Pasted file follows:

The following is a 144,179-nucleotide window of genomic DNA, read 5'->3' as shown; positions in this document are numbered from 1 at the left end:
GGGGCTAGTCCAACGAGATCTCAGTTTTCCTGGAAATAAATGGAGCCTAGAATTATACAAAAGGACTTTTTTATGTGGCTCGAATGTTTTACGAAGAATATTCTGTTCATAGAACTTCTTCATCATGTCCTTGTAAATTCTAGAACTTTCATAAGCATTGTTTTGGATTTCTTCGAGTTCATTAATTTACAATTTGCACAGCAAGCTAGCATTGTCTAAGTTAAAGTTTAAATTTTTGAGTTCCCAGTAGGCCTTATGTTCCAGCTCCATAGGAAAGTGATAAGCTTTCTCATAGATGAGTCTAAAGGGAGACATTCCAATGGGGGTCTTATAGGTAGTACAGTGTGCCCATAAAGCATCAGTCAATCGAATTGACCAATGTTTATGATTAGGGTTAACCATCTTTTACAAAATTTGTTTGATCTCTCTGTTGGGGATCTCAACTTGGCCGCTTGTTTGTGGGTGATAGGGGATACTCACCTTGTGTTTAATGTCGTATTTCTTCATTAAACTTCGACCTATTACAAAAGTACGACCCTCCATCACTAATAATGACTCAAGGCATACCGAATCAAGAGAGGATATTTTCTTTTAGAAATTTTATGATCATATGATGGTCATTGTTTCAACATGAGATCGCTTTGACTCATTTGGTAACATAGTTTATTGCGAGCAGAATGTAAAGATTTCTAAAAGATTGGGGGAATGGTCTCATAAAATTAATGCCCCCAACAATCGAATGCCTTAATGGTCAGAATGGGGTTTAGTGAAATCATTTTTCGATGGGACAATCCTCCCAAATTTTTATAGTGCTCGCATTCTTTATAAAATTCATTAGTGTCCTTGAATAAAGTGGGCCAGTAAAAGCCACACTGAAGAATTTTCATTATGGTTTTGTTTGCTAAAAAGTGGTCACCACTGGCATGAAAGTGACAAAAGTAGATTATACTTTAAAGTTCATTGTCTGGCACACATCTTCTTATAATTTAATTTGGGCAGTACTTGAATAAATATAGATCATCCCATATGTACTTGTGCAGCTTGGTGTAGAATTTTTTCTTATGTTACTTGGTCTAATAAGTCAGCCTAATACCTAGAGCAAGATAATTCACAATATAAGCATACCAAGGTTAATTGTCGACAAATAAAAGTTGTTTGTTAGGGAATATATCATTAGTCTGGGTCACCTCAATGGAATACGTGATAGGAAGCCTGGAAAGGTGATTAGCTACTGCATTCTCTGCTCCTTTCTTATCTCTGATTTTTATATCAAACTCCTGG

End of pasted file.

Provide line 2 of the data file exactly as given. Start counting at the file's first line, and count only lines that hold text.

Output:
GGGGCTAGTCCAACGAGATCTCAGTTTTCCTGGAAATAAATGGAGCCTAGAATTATACAAAAGGACTTTTTTATGTGGCTCGAATGTTTTACGAAGAATATTCTGTTCATAGAACTTCTTCATCATGTCCTTGTAAATTCTAGAACTTTCATAAGCATTGTTTTGGATTTCTTCGAGTTCATTAATTTACAATTTGCACAGCAAGCTAGCATTGTCTAAGTTAAAGTTTAAATTTTTGAGTTCCCAGTAGGCCTTATGTTCCAGCTCCATAGGAAAGTGATAAGCTTTCTCATAGATGAGTCTAAAGGGAGACATTCCAATGGGGGTCTTATAGGTAGTACAGTGTGCCCATAAAGCATCAGTCAATCGAATTGACCAATGTTTATGATTAGGGTTAACCATCTTTTACAAAATTTGTTTGATCTCTCTGTTGGGGATCTCAACTTGGCCGCTTGTTTGTGGGTGATAGGGGATACTCACCTTGTGTTTAATGTCGTATTTCTTCATTAAACTTCGACCTATTACAAAAGTACGACCCTCCATCACTAATAATGACTCAAGGCATACCGAATCAAGAGAGGATATTTTCTTTTAGAAATTTTATGATCATATGATGGTCATTGTTTCAACATGAGATCGCTTTGACTCATTTGGTAACATAGTTTATTGCGAGCAGAATGTAAAGATTTCTAAAAGATTGGGGGAATGGTCTCATAAAATTAATGCCCCCAACAATCGAATGCCTTAATGGTCAGAATGGGGTTTAGTGAAATCATTTTTCGATGGGACAATCCTCCCAAATTTTTATAGTGCTCGCATTCTTTATAAAATTCATTAGTGTCCTTGAATAAAGTGGGCCAGTAAAAGCCACACTGAAGAATTTTCATTATGGTTTTGTTTGCTAAAAAGTGGTCACCACTGGCATGAAAGTGACAAAAGTAGATTATACTTTAAAGTTCATTGTCTGGCACACATCTTCTTATAATTTAATTTGGGCAGTACTTGAATAAATATAGATCATCCCATATGTACTTGTGCAGCTTGGTGTAGAATTTTTTCTTATGTTACTTGGTCTAATAAGTCAGCCTAATACCTAGAGCAAGATAATTCACAATATAAGCATACCAAGGTTAATTGTCGACAAATAAAAGTTGTTTGTTAGGGAATATATCATTAGTCTGGGTCACCTCAATGGAATACGTGATAGGAAGCCTGGAAAGGTGATTAGCTACTGCATTCTCTGCTCCTTTCTTATCTCTGATTTTTATATCAAACTCCTGG